The years from 1861 to 1865 must have been exceedingly laborious, including as they did the preparation for the ‘History of the Rise and Influence of the Spirit of Rationalism in Europe,’ two large volumes full of such matter as must have required a vast amount of careful study and research for its separation from the innumerable documents in which it was imbedded. Without a sign of Buckle’s wanton display of his authorities, both text and notes revealed a marvelous patience and persistency in the search for even the smallest farthing candle that might shed a ray of light upon his theme. The only deduction from this aspect of the work was the comparatively limited extent of the demand made on German sources, which were no doubt incomparably rich. No historical work since Buckle’s ‘History of Civilization in Europe’ (1857) had attracted so much attention, nor has any from its publication in 1865 until now. It was like Buckle’s book in the clarity though not in the quality of its style, and also like it in a more important sense, in that it was a history after the manner of Montesquieu’s ‘Spirit of Laws’ and Voltaire’s ‘Essay on Manners.’ It was a philosophic history, not an annalist’s. It was moreover the work of a historical essayist rather than a historian. The subjects treated made this a necessity; but either the writing of this book made the historical essay the habit of Mr. Lecky’s mind, or his instinctive tendency to it was not to be escaped. We have first an essay on ‘Magic and Witchcraft,’ next one on ‘Church Miracles,’ then a more extended one on ‘Æsthetic, Scientific, and Moral Developments of Rationalism,’ a still more extended one on ‘Persecution,’ one on the ‘Secularization of Politics,’ and one on the ‘Industrial History of Rationalism.’ All of these subjects are treated with a fascinating directness and simplicity, which is the more remarkable because the essays take up into themselves such a multitude of facts and observations. The text is not impoverished to enrich the notes, but a sure instinct seems to decide what can be assimilated and what had better be left in the rough.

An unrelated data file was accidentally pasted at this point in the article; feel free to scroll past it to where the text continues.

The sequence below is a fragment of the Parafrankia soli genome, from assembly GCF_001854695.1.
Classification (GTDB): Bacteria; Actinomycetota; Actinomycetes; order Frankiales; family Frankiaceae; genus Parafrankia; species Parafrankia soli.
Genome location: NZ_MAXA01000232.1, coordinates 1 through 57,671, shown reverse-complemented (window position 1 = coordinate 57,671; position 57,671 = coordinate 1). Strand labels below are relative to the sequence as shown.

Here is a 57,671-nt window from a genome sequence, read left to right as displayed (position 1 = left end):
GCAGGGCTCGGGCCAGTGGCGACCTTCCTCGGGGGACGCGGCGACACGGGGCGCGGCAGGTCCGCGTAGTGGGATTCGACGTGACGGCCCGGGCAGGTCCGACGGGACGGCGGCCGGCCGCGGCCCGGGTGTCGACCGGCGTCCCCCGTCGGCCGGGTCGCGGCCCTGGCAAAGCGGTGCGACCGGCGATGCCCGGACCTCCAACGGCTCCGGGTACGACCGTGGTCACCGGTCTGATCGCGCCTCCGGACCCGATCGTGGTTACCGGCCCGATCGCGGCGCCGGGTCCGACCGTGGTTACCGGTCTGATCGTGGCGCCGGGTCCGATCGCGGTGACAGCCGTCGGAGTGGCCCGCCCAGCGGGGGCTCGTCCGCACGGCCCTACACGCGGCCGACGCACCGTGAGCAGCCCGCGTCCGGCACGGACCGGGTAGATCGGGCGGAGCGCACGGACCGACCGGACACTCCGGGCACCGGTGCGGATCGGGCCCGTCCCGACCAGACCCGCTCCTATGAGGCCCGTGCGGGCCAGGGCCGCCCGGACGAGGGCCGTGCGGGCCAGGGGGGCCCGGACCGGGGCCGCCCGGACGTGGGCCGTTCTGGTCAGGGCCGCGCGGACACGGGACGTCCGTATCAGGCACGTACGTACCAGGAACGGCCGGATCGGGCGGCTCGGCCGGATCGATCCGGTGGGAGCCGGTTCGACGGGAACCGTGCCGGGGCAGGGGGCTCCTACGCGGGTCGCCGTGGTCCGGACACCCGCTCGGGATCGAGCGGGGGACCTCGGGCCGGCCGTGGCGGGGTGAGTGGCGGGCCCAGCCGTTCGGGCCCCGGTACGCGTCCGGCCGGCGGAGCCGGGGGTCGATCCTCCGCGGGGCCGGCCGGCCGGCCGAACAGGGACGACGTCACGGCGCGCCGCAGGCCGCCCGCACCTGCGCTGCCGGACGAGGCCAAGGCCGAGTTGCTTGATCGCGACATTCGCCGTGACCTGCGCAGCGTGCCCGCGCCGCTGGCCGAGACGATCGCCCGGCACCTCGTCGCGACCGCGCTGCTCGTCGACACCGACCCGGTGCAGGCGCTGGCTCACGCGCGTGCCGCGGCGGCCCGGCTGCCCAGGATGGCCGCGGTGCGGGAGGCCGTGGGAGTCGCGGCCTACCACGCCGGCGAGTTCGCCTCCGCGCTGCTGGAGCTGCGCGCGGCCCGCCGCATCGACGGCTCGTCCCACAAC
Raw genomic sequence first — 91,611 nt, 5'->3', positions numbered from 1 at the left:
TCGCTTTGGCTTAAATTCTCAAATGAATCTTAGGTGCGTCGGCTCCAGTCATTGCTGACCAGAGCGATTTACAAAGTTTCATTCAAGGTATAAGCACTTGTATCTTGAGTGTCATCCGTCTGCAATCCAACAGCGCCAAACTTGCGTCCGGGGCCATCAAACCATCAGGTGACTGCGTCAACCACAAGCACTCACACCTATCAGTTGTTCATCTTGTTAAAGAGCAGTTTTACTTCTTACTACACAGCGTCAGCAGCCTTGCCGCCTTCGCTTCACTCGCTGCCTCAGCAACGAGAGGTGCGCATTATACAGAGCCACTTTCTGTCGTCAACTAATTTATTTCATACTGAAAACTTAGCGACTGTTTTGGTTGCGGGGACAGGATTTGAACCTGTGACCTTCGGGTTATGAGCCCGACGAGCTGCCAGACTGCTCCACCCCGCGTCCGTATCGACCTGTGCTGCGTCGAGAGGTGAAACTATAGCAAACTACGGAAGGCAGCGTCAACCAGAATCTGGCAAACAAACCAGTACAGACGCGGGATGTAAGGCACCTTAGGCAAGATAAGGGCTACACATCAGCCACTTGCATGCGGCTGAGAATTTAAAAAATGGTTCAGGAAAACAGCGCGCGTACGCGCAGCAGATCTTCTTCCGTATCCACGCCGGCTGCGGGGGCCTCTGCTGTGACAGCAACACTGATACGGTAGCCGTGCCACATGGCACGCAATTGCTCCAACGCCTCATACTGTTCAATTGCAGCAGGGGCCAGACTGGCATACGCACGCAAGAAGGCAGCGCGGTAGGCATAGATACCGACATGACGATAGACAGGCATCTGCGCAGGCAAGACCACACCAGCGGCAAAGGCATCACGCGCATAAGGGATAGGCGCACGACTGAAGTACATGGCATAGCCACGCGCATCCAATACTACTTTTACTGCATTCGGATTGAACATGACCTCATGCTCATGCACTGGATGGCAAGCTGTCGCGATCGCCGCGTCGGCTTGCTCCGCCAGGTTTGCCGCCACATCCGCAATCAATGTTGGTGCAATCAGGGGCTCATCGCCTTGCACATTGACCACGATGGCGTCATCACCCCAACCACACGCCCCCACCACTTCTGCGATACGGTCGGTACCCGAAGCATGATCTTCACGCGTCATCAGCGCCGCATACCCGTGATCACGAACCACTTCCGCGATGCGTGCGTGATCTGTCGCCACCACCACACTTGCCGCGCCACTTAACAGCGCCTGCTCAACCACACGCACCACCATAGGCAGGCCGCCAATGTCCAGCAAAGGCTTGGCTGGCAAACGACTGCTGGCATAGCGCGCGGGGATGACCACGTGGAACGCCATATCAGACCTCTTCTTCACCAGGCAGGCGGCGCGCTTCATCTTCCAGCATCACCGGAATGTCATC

The object of the work, as declared in the introduction, was to trace the history of the Spirit of Rationalism, not as a class of definite doctrines,